The Changing Dynamics of Emerging Markets’ Economies

by: Richard A. Anderson

The MSCI Emerging Markets Index looks significantly different today than it did at its inception thirty years ago. For one, the market capitalization of emerging markets companies has increased from $52 billion in 1988 to $5.3 trillion as of May 31, 2018. This underscores the ability of emerging markets countries to contribute to the global economy, especially as global markets have expanded.

Over time, the forces driving emerging markets economic growth have changed. In the past, stock market performance and commodity prices tended to move in tandem across many emerging market countries. This was because commodity extraction and exportation played a major role in many emerging markets countries’ economies.

In recent years, however, many emerging markets countries have moved away from dependence on commodities and exports. This changing dynamic is clear when looking at the chart below, which shows the top sector weightings in the MSCI Emerging Markets Index on June 30, 2007 and June 30, 2018. Back in 2007, the materials and energy sectors of the MSCI Emerging Markets Index combined to represent 32% of the index. Information technology and consumer discretionary represented only 12% and 5% of the index respectively.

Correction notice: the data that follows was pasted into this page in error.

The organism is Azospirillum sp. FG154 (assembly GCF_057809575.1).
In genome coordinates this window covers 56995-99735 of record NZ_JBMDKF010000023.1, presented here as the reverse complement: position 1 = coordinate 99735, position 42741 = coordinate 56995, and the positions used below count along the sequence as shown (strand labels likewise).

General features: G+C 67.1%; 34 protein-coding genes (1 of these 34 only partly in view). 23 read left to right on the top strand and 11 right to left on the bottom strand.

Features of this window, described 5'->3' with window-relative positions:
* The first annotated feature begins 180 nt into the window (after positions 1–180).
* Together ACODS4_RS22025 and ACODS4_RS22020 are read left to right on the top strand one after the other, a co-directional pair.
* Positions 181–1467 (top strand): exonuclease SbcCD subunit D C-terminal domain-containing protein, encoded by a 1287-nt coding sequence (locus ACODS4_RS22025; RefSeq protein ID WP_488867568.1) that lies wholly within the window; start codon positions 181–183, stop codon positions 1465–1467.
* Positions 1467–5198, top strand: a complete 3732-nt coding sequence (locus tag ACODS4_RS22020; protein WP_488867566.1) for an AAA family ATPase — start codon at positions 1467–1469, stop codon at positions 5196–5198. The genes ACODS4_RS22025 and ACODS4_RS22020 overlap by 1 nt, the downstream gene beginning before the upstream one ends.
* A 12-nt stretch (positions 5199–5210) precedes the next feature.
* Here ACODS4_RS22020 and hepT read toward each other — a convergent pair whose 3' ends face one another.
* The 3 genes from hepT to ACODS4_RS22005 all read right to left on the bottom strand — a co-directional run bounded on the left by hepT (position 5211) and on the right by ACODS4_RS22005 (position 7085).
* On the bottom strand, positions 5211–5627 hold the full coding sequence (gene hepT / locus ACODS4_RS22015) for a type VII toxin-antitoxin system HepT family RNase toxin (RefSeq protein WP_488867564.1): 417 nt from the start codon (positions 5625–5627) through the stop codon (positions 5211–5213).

Eleven years later, the sector weightings look drastically different. The information technology sector now represents 29% of the index, which is an increase of nearly 250%. The consumer discretionary sector has also nearly doubled over this time period, now accounting for 9% of the index. Meanwhile, the materials and energy sectors of the index now combine to represent 15% of the index, which is less than half of the 2007 total.

08202018_MSCI Emerging Markets Sector Weightings.png

The changing shape of long-term economic growth in emerging markets is best exemplified by China and India. The Chinese and Indian economies have seen significant growth in financial services, e-commerce, and technology, spurred by an increasingly affluent middle class, developing technological infrastructure, and growing private sector.

What does this mean for you? We have always maintained an allocation to emerging markets equities because of their potential for long-term growth and diversification benefits. As an investor in emerging markets stocks, these structural changes present new investment opportunities as the share of global GDP increases for emerging markets countries.

But it also highlights that using the past as a proxy for the future is a dangerous investment strategy. The risk and return profile of emerging markets in the past has been driven by the price of commodities and U.S. monetary policy. Given the structural changes to emerging markets’ economies, we can’t expect emerging markets stocks to follow the same pattern of behavior as in the past. This further strengthens our belief in having a long-term strategic asset allocation rather than attempting to time the market by waiting for a buy/sell signal. After all, the signals of the past may not work anymore.